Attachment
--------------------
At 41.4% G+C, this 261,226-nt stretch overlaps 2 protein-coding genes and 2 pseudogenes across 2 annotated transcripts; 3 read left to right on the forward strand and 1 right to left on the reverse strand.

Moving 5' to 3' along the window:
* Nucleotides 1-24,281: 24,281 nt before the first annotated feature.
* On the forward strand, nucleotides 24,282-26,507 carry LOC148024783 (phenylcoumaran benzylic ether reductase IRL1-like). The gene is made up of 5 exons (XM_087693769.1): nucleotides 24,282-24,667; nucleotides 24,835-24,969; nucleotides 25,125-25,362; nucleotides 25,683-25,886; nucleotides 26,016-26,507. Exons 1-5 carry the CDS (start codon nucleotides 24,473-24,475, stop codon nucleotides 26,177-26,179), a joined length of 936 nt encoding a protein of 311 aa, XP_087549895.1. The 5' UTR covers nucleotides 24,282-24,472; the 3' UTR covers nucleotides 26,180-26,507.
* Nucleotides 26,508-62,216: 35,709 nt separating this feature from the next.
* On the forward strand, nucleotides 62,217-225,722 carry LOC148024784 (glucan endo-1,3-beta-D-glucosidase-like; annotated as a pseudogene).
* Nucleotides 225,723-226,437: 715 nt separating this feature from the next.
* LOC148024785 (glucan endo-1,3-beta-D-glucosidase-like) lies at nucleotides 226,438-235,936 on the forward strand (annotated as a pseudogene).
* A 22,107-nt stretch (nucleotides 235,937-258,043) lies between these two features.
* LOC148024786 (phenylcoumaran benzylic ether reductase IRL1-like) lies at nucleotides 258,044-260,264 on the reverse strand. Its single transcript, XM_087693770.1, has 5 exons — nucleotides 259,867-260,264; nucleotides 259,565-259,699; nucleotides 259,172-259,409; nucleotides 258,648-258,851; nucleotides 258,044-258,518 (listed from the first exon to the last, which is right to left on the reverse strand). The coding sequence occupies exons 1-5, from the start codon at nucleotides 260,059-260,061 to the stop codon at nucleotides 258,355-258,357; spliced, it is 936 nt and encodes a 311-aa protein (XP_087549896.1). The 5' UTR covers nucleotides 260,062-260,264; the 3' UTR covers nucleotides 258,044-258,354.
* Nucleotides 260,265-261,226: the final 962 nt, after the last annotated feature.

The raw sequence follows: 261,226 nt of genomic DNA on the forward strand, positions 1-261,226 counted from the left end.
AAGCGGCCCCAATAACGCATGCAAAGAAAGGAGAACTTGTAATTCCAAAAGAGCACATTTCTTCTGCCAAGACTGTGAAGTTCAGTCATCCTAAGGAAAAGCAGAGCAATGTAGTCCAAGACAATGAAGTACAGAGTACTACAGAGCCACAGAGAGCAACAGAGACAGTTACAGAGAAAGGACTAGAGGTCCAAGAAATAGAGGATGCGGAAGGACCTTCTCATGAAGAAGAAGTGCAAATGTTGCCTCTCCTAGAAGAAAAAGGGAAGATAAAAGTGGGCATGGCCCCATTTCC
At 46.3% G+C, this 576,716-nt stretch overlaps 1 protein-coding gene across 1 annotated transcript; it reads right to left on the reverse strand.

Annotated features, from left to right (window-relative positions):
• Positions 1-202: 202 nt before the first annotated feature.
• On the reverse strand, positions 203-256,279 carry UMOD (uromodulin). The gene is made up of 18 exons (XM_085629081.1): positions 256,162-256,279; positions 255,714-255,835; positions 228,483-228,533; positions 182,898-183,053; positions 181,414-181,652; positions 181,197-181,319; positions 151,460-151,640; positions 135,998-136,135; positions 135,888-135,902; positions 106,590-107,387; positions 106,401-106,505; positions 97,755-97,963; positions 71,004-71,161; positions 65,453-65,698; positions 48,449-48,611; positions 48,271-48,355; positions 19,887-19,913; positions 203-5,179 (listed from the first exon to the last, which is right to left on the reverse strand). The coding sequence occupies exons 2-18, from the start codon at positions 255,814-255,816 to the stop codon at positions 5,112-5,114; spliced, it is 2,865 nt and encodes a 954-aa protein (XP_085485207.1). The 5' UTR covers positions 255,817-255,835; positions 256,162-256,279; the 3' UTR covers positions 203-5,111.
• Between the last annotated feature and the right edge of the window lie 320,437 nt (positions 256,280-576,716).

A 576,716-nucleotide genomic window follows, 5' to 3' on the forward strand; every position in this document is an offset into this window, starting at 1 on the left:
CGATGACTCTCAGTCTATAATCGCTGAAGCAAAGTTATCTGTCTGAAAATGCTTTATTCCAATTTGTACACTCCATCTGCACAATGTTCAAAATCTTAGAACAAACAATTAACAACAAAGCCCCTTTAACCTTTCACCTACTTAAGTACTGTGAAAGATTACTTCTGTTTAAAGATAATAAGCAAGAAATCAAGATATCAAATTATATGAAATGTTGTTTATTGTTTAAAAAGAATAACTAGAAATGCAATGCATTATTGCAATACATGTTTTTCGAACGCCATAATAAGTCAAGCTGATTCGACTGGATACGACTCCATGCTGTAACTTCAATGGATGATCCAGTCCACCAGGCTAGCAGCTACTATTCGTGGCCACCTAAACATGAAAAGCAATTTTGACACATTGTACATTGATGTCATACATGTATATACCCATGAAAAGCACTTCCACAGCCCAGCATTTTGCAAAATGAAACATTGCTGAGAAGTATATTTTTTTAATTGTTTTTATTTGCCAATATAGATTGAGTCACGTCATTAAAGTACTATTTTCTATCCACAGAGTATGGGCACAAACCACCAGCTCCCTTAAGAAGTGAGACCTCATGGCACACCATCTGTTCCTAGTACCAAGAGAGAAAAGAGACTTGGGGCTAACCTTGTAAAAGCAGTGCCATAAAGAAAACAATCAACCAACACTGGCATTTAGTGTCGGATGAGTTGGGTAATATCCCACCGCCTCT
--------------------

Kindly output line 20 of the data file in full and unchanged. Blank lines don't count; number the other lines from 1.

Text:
CGATGACTCTCAGTCTATAATCGCTGAAGCAAAGTTATCTGTCTGAAAATGCTTTATTCCAATTTGTACACTCCATCTGCACAATGTTCAAAATCTTAGAACAAACAATTAACAACAAAGCCCCTTTAACCTTTCACCTACTTAAGTACTGTGAAAGATTACTTCTGTTTAAAGATAATAAGCAAGAAATCAAGATATCAAATTATATGAAATGTTGTTTATTGTTTAAAAAGAATAACTAGAAATGCAATGCATTATTGCAATACATGTTTTTCGAACGCCATAATAAGTCAAGCTGATTCGACTGGATACGACTCCATGCTGTAACTTCAATGGATGATCCAGTCCACCAGGCTAGCAGCTACTATTCGTGGCCACCTAAACATGAAAAGCAATTTTGACACATTGTACATTGATGTCATACATGTATATACCCATGAAAAGCACTTCCACAGCCCAGCATTTTGCAAAATGAAACATTGCTGAGAAGTATATTTTTTTAATTGTTTTTATTTGCCAATATAGATTGAGTCACGTCATTAAAGTACTATTTTCTATCCACAGAGTATGGGCACAAACCACCAGCTCCCTTAAGAAGTGAGACCTCATGGCACACCATCTGTTCCTAGTACCAAGAGAGAAAAGAGACTTGGGGCTAACCTTGTAAAAGCAGTGCCATAAAGAAAACAATCAACCAACACTGGCATTTAGTGTCGGATGAGTTGGGTAATATCCCACCGCCTCT